The Nurse was also reissued, but the illustrations were unaltered, presumably the fashions and practice of a nurse hadn't undergone such radical changes, although the uniforms certainly looked a little dated in the later edition! Curiously, the text was updated. Phrases such as "in the middle of the ward there are often tables with vases of flowers on them" vanished and "when the babies need to be fed, the nurse takes them to the mother" changed into "the nurses sometimes wear masks over their faces so that they cannot pass any germs to the babies".
Books like this must have played a significant part in helping children to decided what their future career might be. Almost without exception, life in these books is pretty rosy, with no indication of the pay structure or hours of work! However, nursing was seen for many years as a calling rather than a profession and it might be argued that the job is undervalued even today.
Next came the Fisherman, which showed no change at all from dust-jacket to decimal edition. Once again, Berry's delightful artwork was ideally suited to this kind of book. The inside cover showed a map of the North Atlantic fishing grounds - a far cry from the situation nowadays.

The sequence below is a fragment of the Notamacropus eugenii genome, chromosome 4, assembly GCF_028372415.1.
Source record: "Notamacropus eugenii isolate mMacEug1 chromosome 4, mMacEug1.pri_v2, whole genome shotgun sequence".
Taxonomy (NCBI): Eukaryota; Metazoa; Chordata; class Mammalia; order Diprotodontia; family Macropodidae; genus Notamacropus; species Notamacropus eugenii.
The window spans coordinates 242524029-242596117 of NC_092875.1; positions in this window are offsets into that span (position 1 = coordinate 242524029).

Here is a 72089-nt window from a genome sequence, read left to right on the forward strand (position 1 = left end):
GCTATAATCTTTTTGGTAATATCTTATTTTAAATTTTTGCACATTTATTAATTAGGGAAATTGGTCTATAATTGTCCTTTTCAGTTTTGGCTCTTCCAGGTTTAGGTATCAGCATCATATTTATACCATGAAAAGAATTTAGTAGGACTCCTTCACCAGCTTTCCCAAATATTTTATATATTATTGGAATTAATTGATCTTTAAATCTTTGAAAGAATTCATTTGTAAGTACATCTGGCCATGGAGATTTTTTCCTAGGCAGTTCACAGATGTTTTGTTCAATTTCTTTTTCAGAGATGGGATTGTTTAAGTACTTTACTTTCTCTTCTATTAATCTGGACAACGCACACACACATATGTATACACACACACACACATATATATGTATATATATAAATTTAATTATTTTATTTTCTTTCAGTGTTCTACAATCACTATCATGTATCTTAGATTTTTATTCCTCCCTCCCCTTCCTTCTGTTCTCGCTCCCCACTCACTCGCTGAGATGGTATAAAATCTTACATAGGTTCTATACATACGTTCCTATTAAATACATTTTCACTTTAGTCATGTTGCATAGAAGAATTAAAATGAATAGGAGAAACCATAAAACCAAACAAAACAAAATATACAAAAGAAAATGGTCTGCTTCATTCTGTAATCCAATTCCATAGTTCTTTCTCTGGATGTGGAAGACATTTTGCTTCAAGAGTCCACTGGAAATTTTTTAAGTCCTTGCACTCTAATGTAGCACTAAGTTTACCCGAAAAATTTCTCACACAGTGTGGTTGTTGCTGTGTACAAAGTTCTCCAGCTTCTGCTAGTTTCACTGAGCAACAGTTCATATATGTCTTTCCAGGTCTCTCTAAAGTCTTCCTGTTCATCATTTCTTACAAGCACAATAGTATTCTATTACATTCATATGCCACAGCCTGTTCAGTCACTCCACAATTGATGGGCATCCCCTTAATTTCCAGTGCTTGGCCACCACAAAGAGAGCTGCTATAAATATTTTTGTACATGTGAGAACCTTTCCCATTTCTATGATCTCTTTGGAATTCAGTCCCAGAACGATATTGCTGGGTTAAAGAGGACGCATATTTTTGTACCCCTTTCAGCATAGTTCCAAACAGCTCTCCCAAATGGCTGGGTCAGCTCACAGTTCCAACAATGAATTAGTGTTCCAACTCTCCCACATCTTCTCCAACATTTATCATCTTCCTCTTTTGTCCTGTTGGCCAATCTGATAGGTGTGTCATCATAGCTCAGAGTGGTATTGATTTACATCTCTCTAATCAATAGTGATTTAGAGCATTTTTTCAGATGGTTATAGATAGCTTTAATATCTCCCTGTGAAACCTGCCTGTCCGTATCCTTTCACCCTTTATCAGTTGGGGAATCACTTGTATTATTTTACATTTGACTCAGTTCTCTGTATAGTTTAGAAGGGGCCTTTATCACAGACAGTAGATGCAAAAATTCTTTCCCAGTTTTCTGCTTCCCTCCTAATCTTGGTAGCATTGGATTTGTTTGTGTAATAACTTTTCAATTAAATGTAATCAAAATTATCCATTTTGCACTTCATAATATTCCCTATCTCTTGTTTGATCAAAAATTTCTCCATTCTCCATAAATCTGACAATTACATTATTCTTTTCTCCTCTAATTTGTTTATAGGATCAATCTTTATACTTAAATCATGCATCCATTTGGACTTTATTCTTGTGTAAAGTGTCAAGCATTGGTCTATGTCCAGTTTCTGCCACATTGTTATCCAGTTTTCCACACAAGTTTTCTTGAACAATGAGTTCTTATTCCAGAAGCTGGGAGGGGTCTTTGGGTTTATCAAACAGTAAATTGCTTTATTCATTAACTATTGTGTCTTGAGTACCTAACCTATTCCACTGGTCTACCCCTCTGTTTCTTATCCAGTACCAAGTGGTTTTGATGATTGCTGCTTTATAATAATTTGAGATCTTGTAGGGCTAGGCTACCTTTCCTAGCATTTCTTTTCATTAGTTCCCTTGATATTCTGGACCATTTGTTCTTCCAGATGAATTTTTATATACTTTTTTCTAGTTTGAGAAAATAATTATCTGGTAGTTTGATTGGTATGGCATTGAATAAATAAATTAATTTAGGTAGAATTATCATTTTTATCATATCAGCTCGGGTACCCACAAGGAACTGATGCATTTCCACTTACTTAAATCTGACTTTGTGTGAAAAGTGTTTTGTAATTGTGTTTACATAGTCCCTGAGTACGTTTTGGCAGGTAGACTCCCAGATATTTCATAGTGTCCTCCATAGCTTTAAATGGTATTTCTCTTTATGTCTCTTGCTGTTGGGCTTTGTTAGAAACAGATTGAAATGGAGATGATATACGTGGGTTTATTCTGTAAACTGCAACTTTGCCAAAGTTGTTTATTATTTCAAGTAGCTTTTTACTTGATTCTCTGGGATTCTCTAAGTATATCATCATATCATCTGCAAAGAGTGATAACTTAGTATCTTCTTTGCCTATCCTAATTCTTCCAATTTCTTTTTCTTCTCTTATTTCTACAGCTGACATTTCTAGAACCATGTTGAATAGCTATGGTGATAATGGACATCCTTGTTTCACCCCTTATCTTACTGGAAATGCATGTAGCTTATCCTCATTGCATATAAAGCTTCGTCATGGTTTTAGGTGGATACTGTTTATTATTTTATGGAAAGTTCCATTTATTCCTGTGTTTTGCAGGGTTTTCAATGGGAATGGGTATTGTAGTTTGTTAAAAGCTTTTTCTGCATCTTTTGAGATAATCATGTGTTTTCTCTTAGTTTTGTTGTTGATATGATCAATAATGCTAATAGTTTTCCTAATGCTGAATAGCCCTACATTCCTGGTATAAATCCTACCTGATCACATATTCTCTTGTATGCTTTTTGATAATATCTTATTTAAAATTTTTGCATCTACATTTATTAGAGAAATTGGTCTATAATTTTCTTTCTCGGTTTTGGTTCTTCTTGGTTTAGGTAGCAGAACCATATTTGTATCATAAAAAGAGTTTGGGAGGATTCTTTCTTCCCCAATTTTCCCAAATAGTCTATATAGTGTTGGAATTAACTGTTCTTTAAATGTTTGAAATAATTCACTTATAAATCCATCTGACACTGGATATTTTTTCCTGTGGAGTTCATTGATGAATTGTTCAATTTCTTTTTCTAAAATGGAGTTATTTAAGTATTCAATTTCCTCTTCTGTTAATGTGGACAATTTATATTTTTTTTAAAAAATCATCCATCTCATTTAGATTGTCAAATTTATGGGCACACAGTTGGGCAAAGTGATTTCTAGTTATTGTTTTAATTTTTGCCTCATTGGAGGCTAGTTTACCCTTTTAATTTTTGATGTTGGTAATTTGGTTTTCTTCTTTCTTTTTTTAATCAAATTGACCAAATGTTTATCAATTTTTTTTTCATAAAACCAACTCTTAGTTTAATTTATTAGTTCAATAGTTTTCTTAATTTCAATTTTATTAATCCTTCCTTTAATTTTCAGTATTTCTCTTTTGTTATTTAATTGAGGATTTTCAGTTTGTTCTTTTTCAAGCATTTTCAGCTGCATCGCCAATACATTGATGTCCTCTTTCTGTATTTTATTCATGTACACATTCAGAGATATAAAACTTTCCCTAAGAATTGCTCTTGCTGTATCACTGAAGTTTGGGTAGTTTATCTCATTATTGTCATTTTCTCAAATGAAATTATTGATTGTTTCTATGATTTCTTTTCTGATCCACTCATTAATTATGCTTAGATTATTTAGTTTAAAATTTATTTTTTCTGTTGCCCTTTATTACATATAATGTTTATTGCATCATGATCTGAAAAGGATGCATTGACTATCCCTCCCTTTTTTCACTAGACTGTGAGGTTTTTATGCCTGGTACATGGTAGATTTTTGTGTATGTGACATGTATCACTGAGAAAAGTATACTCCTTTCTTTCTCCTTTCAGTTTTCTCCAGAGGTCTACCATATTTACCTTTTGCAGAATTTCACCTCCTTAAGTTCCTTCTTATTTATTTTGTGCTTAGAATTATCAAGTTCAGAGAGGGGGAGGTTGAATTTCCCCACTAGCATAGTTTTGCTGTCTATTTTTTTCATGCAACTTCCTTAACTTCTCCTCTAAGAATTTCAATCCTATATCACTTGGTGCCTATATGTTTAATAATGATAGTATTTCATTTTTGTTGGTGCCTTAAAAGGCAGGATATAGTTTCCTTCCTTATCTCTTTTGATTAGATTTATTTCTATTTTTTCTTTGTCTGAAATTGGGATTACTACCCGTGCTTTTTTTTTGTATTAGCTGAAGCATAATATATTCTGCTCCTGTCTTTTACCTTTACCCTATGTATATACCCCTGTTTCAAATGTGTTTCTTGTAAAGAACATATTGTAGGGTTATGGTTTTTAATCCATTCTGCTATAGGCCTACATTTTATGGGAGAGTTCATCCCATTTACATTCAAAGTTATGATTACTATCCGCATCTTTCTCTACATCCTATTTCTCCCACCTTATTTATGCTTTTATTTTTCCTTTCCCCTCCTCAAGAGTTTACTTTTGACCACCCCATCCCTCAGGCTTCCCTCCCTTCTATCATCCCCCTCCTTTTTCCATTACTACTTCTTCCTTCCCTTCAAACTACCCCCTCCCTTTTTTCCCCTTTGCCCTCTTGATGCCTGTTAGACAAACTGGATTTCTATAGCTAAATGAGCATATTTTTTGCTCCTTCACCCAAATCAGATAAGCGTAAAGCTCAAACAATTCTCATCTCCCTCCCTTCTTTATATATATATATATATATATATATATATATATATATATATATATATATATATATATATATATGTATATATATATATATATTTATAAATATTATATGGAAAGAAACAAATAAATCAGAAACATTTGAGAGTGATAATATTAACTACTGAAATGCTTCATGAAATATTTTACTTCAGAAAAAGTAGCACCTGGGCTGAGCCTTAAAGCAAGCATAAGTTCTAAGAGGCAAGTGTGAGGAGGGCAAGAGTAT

The opening section of the Farmer is devoted to a variety of tractors and other machines, all bright red, of course. Page 27 shows a delightful scene of hop-pickers at the trade and the rest of the book is devoted to the animals used for shows and for food. The rearing of battery hens is described without sentiment and the word "vegetarian" doesn't appear anywhere!
When you consider the struggle that Farmers have today to make ends meet, it shows what radical changes have occured to all the professions in this series and reinforces the view that these books should be seen as little time-capsules